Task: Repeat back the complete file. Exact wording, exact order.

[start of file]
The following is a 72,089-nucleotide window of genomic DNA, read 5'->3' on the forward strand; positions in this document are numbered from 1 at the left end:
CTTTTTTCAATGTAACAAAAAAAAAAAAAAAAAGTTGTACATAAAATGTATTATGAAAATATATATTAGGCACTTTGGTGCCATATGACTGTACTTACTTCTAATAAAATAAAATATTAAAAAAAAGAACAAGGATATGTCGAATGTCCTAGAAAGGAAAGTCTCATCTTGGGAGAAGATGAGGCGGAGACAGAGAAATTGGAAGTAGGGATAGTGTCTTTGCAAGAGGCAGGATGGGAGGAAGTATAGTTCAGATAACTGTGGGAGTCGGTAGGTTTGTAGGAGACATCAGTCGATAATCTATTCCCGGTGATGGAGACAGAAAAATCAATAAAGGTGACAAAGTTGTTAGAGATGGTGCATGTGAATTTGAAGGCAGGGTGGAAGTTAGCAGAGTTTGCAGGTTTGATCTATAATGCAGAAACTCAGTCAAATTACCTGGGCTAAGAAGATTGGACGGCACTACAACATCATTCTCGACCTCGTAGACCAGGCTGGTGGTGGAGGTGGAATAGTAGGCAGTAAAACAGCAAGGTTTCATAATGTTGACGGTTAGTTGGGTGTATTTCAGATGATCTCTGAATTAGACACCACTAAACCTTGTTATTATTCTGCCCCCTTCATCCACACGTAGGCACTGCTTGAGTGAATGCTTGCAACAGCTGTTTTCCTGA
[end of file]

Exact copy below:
The following is a 72,089-nucleotide window of genomic DNA, read 5'->3' on the forward strand; positions in this document are numbered from 1 at the left end:
CTTTTTTCAATGTAACAAAAAAAAAAAAAAAAAGTTGTACATAAAATGTATTATGAAAATATATATTAGGCACTTTGGTGCCATATGACTGTACTTACTTCTAATAAAATAAAATATTAAAAAAAAGAACAAGGATATGTCGAATGTCCTAGAAAGGAAAGTCTCATCTTGGGAGAAGATGAGGCGGAGACAGAGAAATTGGAAGTAGGGATAGTGTCTTTGCAAGAGGCAGGATGGGAGGAAGTATAGTTCAGATAACTGTGGGAGTCGGTAGGTTTGTAGGAGACATCAGTCGATAATCTATTCCCGGTGATGGAGACAGAAAAATCAATAAAGGTGACAAAGTTGTTAGAGATGGTGCATGTGAATTTGAAGGCAGGGTGGAAGTTAGCAGAGTTTGCAGGTTTGATCTATAATGCAGAAACTCAGTCAAATTACCTGGGCTAAGAAGATTGGACGGCACTACAACATCATTCTCGACCTCGTAGACCAGGCTGGTGGTGGAGGTGGAATAGTAGGCAGTAAAACAGCAAGGTTTCATAATGTTGACGGTTAGTTGGGTGTATTTCAGATGATCTCTGAATTAGACACCACTAAACCTTGTTATTATTCTGCCCCCTTCATCCACACGTAGGCACTGCTTGAGTGAATGCTTGCAACAGCTGTTTTCCTGA